Corporate meeting planner. Wedding planner. Conference planner. Party planner. The list goes on and on. In the world of event planning, there are numerous opportunities for specialization. If you are an event planning professional, you may be wondering if you, too, should have an event planning niche.
When it comes to the business services you provide, having a narrow focus is beneficial. You will become an expert in your niche market, and that quality is very attractive to potential event planning clients searching for a professional with skills, knowledge, and experience in a particular area.
For example, if you are in need of someone to install a fence in your yard, you will search for a professional with experience in fence installation. Next, you will narrow that search to someone with experience installing the type of fence you are considering. Similarly, if a business in your area is hosting a professional industry gathering, they will look for an event planner with experience in corporate event planning. Having an event planning niche makes it easier for you to market your services to potential clients and it makes it easier for them to find you. It will also save you valuable time. By specializing in a particular type of event planning, you will quickly become well-versed in the best practices for planning those events, all the components involved, the latest trends and which vendors to hire. With an event planning business focused on one particular area, you can save on business costs by purchasing supplies only relevant to your specialization. Being an expert in any field has its advantages, and in event planning, it can translate into reduced costs and increased business.
Finding Your Niche
If you are a general event planner who is considering a specialization, how do you find your event planning niche?
The first step is to determine the needs of the market where you are located. The decision to specialize your event planning business is not based solely on your area of interest. Businesses that succeed do so because there is a demand for whatever products or services they are offering. Don’t try and sell snowballs to Eskimos. Consider the economic climate and businesses in your area. Are there large corporations that hold conferences, special events, and employee meetings? Is your locale an upscale community with a clientele that enjoys catered, tented outdoor anniversary parties and customized children’s birthday parties?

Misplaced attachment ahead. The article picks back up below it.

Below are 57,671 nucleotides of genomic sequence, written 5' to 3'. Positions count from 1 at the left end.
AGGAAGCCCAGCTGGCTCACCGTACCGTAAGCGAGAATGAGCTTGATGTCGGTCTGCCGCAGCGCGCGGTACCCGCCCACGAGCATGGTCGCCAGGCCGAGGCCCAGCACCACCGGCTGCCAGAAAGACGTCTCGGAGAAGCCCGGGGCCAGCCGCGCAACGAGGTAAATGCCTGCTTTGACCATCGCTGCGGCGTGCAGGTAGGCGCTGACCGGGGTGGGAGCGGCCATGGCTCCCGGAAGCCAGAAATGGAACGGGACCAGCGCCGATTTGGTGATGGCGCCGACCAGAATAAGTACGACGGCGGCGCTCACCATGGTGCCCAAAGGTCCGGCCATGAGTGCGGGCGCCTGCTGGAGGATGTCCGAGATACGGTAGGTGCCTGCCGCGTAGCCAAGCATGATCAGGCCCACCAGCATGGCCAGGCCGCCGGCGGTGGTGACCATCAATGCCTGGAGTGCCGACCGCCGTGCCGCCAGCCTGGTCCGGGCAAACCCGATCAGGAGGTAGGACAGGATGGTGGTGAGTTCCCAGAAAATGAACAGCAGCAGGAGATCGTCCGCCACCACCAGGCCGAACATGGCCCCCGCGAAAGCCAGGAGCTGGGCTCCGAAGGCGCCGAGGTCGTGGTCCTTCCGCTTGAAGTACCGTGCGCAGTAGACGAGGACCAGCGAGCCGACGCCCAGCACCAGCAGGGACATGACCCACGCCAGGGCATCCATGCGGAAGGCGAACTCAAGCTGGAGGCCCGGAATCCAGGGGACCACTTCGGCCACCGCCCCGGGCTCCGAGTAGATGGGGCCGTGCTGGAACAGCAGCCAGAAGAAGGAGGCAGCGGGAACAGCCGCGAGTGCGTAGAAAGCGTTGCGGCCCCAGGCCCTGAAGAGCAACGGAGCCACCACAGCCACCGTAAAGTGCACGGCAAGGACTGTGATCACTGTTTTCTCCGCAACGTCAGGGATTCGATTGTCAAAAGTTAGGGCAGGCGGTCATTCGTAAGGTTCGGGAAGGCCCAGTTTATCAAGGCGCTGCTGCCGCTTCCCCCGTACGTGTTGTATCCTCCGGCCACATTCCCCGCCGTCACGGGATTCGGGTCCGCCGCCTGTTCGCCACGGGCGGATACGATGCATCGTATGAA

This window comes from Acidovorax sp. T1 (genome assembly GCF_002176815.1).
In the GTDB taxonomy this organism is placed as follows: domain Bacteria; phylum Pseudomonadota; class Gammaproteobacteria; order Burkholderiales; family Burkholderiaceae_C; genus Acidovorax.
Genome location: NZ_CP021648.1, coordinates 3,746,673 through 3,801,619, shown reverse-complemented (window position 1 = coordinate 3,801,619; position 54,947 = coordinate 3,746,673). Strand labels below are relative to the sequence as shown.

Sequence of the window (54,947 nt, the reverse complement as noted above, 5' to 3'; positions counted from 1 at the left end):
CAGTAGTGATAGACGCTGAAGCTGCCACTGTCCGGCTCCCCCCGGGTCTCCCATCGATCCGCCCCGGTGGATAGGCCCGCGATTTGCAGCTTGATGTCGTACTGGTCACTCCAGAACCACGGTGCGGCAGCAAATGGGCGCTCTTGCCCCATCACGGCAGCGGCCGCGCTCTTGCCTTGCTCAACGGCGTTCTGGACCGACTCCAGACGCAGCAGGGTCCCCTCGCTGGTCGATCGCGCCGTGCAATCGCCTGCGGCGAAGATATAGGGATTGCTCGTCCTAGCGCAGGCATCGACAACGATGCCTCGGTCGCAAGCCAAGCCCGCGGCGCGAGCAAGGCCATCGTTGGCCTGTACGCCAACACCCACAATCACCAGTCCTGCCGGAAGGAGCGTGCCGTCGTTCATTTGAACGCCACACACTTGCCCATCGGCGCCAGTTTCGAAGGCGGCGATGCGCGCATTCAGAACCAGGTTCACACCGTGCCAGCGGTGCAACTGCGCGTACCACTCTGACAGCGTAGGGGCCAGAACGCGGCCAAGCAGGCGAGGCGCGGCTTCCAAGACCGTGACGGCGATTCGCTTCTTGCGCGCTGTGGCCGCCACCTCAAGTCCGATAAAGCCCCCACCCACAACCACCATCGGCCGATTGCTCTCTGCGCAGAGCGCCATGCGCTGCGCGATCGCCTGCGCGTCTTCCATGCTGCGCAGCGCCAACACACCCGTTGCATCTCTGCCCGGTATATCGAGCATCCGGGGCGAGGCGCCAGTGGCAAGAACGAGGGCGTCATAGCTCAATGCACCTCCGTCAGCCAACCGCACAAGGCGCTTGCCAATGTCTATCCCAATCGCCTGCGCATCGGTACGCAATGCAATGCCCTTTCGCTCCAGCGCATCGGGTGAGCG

If you are unsure of the local market, take it upon yourself to find out. Ask existing clients about their needs and interests going forward. Talk to them about the range of services you are considering for your business and whether they would be interested in them. Ask vendors that you have relationships with where most of their business originates. This will tell you not only the market demand but may also lead to a reference or the name of a contact for future business. Once you determine the needs and interests of the market where you are operating your business, then it is time to find your event planning niche.
When considering an event planning specialization, the first step is deciding whether you want to focus on corporate event planning or social event planning.
Corporate Event Planning
Corporate event planning includes events hosted by companies, charities, and nonprofit organizations. Companies may host any of the following events:
- Annual conventions
- Trade shows
- Executive board meetings
- Corporate retreats
Other opportunities within the realm of corporate event planning may include:
- Business grand openings
- Local fundraisers
- Store promotional events
- Community awards ceremonies
While large-scale corporate events may require greater experience and specialization, smaller local events provide an opportunity to break into a market of interest and test the waters.
Social Event Planning
If you are interested in focusing on social event planning, there are a growing number of areas of specialization, including:
- Bridal and baby showers
- Theme parties
- Children’s birthday parties
- Milestone anniversaries and birthdays
- Weekend events and tours of local areas
Keep in mind that corporations and businesses offer opportunities for social event planning as well, including employee picnics and holiday parties.